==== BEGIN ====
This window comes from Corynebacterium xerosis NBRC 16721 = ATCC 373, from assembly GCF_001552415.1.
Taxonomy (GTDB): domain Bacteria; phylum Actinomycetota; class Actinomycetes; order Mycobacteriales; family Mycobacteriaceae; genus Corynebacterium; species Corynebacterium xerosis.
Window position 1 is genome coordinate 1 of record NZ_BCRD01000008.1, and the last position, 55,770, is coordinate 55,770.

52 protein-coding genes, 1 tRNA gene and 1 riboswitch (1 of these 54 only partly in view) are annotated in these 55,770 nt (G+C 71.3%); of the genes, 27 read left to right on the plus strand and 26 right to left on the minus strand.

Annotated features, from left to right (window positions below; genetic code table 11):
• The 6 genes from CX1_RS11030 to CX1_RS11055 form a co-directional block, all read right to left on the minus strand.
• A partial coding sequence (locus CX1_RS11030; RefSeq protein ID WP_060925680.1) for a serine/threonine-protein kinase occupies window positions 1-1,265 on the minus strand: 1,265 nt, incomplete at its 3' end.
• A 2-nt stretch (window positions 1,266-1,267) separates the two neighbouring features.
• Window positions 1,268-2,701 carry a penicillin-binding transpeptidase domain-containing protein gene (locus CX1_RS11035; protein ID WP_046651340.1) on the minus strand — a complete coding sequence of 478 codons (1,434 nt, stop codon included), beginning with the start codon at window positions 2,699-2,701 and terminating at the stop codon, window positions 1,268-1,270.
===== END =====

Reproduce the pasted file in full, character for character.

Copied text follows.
This window comes from Corynebacterium xerosis NBRC 16721 = ATCC 373, from assembly GCF_001552415.1.
Taxonomy (GTDB): domain Bacteria; phylum Actinomycetota; class Actinomycetes; order Mycobacteriales; family Mycobacteriaceae; genus Corynebacterium; species Corynebacterium xerosis.
Window position 1 is genome coordinate 1 of record NZ_BCRD01000008.1, and the last position, 55,770, is coordinate 55,770.

52 protein-coding genes, 1 tRNA gene and 1 riboswitch (1 of these 54 only partly in view) are annotated in these 55,770 nt (G+C 71.3%); of the genes, 27 read left to right on the plus strand and 26 right to left on the minus strand.

Annotated features, from left to right (window positions below; genetic code table 11):
• The 6 genes from CX1_RS11030 to CX1_RS11055 form a co-directional block, all read right to left on the minus strand.
• A partial coding sequence (locus CX1_RS11030; RefSeq protein ID WP_060925680.1) for a serine/threonine-protein kinase occupies window positions 1-1,265 on the minus strand: 1,265 nt, incomplete at its 3' end.
• A 2-nt stretch (window positions 1,266-1,267) separates the two neighbouring features.
• Window positions 1,268-2,701 carry a penicillin-binding transpeptidase domain-containing protein gene (locus CX1_RS11035; protein ID WP_046651340.1) on the minus strand — a complete coding sequence of 478 codons (1,434 nt, stop codon included), beginning with the start codon at window positions 2,699-2,701 and terminating at the stop codon, window positions 1,268-1,270.